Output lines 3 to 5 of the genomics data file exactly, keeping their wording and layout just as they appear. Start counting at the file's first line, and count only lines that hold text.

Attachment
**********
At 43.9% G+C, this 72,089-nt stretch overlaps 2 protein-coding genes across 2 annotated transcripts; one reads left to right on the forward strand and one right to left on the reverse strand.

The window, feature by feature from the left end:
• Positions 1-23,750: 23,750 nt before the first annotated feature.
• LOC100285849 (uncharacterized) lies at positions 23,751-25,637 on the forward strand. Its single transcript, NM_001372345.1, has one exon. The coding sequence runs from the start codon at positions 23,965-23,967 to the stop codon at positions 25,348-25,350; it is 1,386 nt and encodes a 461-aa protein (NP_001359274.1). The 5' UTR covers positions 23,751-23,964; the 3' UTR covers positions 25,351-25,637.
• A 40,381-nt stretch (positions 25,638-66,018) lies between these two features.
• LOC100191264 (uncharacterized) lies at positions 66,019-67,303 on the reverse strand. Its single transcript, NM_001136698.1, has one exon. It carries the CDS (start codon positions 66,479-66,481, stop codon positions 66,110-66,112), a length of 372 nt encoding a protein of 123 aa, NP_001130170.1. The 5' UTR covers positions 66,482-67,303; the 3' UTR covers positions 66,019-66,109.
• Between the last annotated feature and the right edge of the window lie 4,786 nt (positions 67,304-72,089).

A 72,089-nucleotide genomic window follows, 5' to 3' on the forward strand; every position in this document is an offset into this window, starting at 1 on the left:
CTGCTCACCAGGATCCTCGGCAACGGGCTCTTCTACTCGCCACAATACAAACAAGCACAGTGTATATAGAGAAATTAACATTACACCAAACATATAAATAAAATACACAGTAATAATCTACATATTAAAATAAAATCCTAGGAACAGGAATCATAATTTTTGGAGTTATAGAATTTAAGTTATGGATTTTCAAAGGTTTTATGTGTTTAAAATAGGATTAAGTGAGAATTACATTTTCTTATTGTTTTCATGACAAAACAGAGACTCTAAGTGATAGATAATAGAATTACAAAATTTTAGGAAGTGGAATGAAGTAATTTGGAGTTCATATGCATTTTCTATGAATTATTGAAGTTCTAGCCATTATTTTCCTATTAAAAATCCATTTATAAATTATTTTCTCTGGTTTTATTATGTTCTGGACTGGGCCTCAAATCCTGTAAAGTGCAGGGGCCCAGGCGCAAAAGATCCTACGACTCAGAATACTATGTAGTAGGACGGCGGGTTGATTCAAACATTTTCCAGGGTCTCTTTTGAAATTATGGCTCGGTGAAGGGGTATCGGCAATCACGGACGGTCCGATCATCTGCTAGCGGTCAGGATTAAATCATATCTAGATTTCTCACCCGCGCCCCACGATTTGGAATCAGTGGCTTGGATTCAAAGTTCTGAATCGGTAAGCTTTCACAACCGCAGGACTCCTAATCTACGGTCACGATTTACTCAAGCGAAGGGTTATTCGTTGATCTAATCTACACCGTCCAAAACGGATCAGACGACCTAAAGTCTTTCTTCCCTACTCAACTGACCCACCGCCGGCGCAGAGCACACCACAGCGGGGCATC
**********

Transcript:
• Positions 1-23,750: 23,750 nt before the first annotated feature.
• LOC100285849 (uncharacterized) lies at positions 23,751-25,637 on the forward strand. Its single transcript, NM_001372345.1, has one exon. The coding sequence runs from the start codon at positions 23,965-23,967 to the stop codon at positions 25,348-25,350; it is 1,386 nt and encodes a 461-aa protein (NP_001359274.1). The 5' UTR covers positions 23,751-23,964; the 3' UTR covers positions 25,351-25,637.
• A 40,381-nt stretch (positions 25,638-66,018) lies between these two features.